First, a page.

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Monitors

Real-time data from the world around you.

aurora

Aurora Forecast

See the lights dancing in the sky.
seismic activity

Earthquake Information

View the latest earthquakes in Alaska.
volcano

Volcanic Activity

What's erupting & how we respond.
webcam

Webcam & Weather

Check out our current conditions.
smoke

Smoke Forecast

Wildfire smoke prediction for Alaska.
Magnetic field icon for magnetometer

Magnetometer

How magnetic is Alaska?
remote sensing-based hazard monitoring

Hazards Portal

Remote sensing-based hazard monitoring.
Alaska coastline

Satellite Data

Near real-time imagery of Alaska and the Arctic.

Researchers

Meet the people behind the science.

Alaska Science Forum

Weekly column in cooperation with the UAF research community.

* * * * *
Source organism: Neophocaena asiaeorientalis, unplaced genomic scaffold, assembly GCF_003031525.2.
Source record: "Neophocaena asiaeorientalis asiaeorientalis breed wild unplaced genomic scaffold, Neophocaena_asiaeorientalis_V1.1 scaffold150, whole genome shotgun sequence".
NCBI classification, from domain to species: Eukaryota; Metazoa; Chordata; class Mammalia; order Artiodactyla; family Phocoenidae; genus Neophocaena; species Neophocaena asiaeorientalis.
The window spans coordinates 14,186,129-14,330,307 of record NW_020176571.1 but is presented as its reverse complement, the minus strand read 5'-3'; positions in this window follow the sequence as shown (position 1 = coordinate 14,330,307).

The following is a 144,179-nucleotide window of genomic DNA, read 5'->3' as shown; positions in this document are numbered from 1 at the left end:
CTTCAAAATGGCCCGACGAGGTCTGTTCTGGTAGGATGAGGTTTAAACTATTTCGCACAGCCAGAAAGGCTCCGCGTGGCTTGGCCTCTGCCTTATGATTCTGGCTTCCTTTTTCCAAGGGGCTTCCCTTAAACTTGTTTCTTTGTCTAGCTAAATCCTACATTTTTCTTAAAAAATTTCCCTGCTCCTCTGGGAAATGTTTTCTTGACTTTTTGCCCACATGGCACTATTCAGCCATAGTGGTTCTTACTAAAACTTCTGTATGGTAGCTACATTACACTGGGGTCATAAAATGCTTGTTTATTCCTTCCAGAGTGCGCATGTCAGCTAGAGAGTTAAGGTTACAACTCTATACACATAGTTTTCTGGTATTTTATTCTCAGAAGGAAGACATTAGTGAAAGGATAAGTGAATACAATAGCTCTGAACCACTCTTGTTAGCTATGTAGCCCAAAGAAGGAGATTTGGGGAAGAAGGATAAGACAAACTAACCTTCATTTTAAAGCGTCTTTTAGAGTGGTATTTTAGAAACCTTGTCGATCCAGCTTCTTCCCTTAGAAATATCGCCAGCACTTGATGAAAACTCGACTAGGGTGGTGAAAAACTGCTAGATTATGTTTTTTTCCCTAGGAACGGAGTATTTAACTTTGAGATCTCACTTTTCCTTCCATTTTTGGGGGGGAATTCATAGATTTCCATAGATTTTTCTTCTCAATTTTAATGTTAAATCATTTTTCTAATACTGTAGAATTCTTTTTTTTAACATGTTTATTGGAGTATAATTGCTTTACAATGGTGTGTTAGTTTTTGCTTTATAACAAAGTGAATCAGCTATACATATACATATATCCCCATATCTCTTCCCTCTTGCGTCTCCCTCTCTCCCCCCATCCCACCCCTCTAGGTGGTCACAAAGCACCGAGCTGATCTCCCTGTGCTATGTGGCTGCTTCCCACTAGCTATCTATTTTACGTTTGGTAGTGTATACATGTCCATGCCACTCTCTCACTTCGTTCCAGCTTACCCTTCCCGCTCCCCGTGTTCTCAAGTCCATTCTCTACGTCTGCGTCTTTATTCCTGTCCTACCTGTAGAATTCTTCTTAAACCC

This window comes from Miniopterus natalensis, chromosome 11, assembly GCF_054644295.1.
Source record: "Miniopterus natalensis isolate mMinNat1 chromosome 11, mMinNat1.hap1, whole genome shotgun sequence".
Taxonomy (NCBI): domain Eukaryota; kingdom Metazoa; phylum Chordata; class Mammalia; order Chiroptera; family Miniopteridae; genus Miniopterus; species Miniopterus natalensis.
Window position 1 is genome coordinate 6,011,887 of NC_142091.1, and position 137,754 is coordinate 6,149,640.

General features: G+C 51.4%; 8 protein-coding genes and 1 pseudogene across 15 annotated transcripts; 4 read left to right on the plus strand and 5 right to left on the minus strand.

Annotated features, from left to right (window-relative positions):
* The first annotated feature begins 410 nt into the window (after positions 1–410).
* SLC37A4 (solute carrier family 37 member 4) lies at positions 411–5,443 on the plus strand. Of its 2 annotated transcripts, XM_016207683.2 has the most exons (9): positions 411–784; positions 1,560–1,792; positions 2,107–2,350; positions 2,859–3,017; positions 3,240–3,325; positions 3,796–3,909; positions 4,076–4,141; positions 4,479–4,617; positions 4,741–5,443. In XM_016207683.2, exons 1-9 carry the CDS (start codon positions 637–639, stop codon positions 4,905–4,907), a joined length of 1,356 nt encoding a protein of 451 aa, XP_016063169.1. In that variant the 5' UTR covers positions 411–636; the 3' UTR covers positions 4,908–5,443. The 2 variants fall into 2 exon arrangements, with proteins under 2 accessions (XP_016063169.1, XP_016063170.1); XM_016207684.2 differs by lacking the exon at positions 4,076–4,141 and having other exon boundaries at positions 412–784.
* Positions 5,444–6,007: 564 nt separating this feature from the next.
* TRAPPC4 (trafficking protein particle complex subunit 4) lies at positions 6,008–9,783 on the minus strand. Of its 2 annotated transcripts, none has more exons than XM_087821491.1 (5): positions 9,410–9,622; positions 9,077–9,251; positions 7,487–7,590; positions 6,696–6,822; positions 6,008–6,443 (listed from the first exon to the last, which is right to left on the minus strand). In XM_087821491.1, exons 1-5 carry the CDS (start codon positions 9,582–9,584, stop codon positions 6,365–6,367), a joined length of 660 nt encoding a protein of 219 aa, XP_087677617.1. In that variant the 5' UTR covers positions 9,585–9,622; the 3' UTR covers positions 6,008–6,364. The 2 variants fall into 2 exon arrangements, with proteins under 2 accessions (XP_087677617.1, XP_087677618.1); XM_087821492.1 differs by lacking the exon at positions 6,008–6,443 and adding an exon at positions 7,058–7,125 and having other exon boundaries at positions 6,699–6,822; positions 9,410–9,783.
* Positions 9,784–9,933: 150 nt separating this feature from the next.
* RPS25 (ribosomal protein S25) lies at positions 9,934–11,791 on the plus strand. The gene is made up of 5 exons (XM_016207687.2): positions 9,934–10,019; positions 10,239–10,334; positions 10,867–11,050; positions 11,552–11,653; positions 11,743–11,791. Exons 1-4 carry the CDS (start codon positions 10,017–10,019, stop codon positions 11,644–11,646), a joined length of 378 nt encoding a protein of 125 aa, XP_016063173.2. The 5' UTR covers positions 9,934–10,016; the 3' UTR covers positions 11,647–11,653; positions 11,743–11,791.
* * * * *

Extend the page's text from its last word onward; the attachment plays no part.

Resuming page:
My friend Hal called the other day, from a parking garage in Punta Gorda, Florida. In his car he had nine one-gallon jugs of water, a red-plastic container of gasoline and a motorcycle helmet.

Sitting at a window seat on a recent flight from Seattle to Fairbanks, I looked down on Alaska from 35,000 feet.

NEAR GAKONA, ALASKA — In this wild place where dump truck drivers once tipped load after load of gravel onto the moss to make roads and building pads, scientists rolled open an iron gate one recent

A University of Alaska Fairbanks scientist wants to find out when the last woolly mammoth fell to the grass in Alaska. He is asking for help from an unusual source: people like you.

“Lakes seem, on the scale of years or of human life spans, permanent features of landscapes, but they are geologically transitory, usually born of catastrophes, to mature and die quietly.” — George

Facilities

Research facilities at the Geophysical Institute.